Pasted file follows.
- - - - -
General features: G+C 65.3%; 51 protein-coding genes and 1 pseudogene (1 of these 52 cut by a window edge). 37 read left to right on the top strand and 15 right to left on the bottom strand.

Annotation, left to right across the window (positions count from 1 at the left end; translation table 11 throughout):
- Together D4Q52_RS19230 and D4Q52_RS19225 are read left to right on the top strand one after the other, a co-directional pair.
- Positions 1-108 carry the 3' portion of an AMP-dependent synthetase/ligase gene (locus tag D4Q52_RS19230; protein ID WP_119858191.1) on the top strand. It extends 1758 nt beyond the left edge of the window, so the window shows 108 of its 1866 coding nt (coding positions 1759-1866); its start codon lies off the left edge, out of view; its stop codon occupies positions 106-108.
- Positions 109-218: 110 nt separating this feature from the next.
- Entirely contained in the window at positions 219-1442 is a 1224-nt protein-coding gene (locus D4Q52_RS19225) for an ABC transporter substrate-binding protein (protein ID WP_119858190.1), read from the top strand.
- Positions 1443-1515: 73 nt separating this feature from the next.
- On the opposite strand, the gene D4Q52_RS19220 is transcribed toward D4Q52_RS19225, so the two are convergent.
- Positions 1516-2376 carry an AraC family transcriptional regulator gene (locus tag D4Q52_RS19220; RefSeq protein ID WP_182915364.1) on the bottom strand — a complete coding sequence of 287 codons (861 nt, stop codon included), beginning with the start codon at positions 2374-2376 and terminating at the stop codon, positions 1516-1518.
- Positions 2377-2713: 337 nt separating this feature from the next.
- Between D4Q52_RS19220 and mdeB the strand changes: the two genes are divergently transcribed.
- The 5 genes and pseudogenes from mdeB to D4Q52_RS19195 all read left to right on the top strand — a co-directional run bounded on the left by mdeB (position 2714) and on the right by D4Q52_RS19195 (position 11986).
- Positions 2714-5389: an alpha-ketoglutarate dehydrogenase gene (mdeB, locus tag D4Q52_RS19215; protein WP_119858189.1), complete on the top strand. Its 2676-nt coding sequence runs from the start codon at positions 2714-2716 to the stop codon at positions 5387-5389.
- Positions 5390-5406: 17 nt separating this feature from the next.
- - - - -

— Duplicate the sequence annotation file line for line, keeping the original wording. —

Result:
General features: G+C 65.3%; 51 protein-coding genes and 1 pseudogene (1 of these 52 cut by a window edge). 37 read left to right on the top strand and 15 right to left on the bottom strand.

Annotation, left to right across the window (positions count from 1 at the left end; translation table 11 throughout):
- Together D4Q52_RS19230 and D4Q52_RS19225 are read left to right on the top strand one after the other, a co-directional pair.
- Positions 1-108 carry the 3' portion of an AMP-dependent synthetase/ligase gene (locus tag D4Q52_RS19230; protein ID WP_119858191.1) on the top strand. It extends 1758 nt beyond the left edge of the window, so the window shows 108 of its 1866 coding nt (coding positions 1759-1866); its start codon lies off the left edge, out of view; its stop codon occupies positions 106-108.
- Positions 109-218: 110 nt separating this feature from the next.
- Entirely contained in the window at positions 219-1442 is a 1224-nt protein-coding gene (locus D4Q52_RS19225) for an ABC transporter substrate-binding protein (protein ID WP_119858190.1), read from the top strand.
- Positions 1443-1515: 73 nt separating this feature from the next.
- On the opposite strand, the gene D4Q52_RS19220 is transcribed toward D4Q52_RS19225, so the two are convergent.
- Positions 1516-2376 carry an AraC family transcriptional regulator gene (locus tag D4Q52_RS19220; RefSeq protein ID WP_182915364.1) on the bottom strand — a complete coding sequence of 287 codons (861 nt, stop codon included), beginning with the start codon at positions 2374-2376 and terminating at the stop codon, positions 1516-1518.
- Positions 2377-2713: 337 nt separating this feature from the next.
- Between D4Q52_RS19220 and mdeB the strand changes: the two genes are divergently transcribed.
- The 5 genes and pseudogenes from mdeB to D4Q52_RS19195 all read left to right on the top strand — a co-directional run bounded on the left by mdeB (position 2714) and on the right by D4Q52_RS19195 (position 11986).
- Positions 2714-5389: an alpha-ketoglutarate dehydrogenase gene (mdeB, locus tag D4Q52_RS19215; protein WP_119858189.1), complete on the top strand. Its 2676-nt coding sequence runs from the start codon at positions 2714-2716 to the stop codon at positions 5387-5389.
- Positions 5390-5406: 17 nt separating this feature from the next.